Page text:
Civility in the Practice of Family Law

On Behalf of | May 4, 2018 | Family Law

Originally published in the April 2018 newsletter for the Family Law section of the Maricopa County Bar Association

When I was invited to contribute an article on a topic of current interest, the first thing that came to my mind was the idea of celebrating and encouraging civility among attorneys.

Cue Google search: Quotes about civility. And at the top of the results:

civility is not a sign of weakness, and sincerity is always subject to proof. Let us never negotiate out of fear, but let us never fear to negotiate. Let both sides explore what problems unite us instead of belaboring those problems which divide us.

John F. Kennedy (January 1961)

As it happens, I may not have been the only one to turn JFK for inspiration in this department. More on that later.

As family law practitioners, we are not dealing with nameless, faceless entities; we’re dealing with individuals who are facing one of the lowest points in their lives. They face the loss of half of their property, the loss of time with their children, the loss of their life as they had come to know it. But some attorneys seem to forget that these are not our children, our homes or our retirement accounts that are at stake. The process is painful for our clients, and this is only exacerbated when then attorneys make a show of rattling their sabers just for the sake of appearances.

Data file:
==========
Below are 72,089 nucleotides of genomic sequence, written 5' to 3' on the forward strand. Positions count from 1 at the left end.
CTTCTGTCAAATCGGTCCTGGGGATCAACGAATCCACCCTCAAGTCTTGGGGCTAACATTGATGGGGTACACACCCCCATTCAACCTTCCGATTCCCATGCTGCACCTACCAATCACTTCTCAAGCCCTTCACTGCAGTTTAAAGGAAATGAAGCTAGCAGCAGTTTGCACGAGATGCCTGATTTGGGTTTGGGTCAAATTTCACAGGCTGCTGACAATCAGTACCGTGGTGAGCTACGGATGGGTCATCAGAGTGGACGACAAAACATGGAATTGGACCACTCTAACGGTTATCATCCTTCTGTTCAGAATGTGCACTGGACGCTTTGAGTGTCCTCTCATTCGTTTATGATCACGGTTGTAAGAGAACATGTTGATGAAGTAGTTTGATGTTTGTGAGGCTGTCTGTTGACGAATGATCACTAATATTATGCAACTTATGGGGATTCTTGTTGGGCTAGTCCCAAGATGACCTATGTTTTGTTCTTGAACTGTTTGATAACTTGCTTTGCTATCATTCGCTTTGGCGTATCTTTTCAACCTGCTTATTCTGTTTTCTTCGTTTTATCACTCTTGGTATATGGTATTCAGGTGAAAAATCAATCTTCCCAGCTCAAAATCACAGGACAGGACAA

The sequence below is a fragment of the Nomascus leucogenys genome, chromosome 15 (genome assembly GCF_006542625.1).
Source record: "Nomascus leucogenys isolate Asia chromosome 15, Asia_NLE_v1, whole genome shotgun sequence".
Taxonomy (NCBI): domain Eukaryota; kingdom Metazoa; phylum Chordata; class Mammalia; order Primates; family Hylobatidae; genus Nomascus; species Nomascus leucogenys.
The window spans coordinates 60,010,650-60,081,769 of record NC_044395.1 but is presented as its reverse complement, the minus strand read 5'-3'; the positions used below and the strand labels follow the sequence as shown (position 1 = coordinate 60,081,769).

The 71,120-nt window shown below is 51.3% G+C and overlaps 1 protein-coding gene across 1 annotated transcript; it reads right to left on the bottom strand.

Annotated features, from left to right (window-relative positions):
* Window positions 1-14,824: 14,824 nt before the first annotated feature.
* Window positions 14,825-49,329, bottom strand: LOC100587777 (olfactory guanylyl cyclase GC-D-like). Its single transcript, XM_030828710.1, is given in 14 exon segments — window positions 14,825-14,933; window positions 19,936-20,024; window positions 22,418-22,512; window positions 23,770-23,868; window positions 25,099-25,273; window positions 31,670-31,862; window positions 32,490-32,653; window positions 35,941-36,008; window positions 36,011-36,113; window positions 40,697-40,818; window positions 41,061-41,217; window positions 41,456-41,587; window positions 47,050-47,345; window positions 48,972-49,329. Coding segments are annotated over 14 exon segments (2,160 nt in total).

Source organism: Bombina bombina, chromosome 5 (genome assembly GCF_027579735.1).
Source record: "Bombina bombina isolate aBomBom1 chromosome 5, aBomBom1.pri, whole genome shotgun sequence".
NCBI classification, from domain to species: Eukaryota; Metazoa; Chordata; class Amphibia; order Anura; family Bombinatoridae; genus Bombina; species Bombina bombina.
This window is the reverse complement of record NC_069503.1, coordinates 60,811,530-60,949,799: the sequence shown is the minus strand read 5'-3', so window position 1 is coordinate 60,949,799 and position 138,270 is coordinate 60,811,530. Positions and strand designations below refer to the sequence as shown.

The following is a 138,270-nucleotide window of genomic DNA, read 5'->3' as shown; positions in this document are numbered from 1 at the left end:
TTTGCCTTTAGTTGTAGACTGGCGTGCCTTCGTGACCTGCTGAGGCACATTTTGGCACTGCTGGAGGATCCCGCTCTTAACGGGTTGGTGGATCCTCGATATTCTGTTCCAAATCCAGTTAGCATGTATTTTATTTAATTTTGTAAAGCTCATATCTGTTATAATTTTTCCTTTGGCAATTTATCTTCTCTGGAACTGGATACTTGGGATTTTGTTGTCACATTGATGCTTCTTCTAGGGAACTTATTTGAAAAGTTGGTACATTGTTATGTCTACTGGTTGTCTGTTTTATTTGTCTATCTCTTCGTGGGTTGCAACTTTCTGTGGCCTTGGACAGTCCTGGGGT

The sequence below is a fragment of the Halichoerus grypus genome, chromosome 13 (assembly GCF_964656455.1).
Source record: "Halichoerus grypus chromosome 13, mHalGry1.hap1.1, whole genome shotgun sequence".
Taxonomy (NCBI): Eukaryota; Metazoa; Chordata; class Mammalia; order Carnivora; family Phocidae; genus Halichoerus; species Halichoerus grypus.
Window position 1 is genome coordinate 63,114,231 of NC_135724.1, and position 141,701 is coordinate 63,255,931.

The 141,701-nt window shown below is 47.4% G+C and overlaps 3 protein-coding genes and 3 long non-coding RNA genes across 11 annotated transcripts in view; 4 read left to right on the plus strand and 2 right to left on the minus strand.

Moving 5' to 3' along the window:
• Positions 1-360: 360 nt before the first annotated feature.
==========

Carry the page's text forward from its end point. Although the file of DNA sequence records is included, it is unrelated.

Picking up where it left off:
It seems, on occasion, that some of our colleagues have forgotten that when the Rules of Professional Conduct were revised a few years ago, the word “zealous” was removed from the Preamble. We are to represent our clients honorably, not zealously. This does not, however, mean that we are just to “roll over” and abandon the pursuit of our client’s objectives to the extent those objectives are supported by the law of our State and the facts of their case. Jayne Reardon is the Executive Director of the Illinois Supreme Court Commission on Professionalism. In 2013, the ABA published an article adapted from one of Ms. Reardon’s works, “Civility as the Core of Professionalism,” Essential Qualities of the Professional Lawyer. This excellent article, which can be found in its entirety at https://www.americanbar.org/publications/blt/2014/09/02_reardon.html, includes the point that civility is not the same as agreement; in fact “the presence of civility does not mean the absence of disagreement.” Perhaps this is misunderstood by attorneys who seem to practice with the attitude that “I cannot be civil to you because I (or my client) do not agree with you (or your client),” when this could not be further from the truth.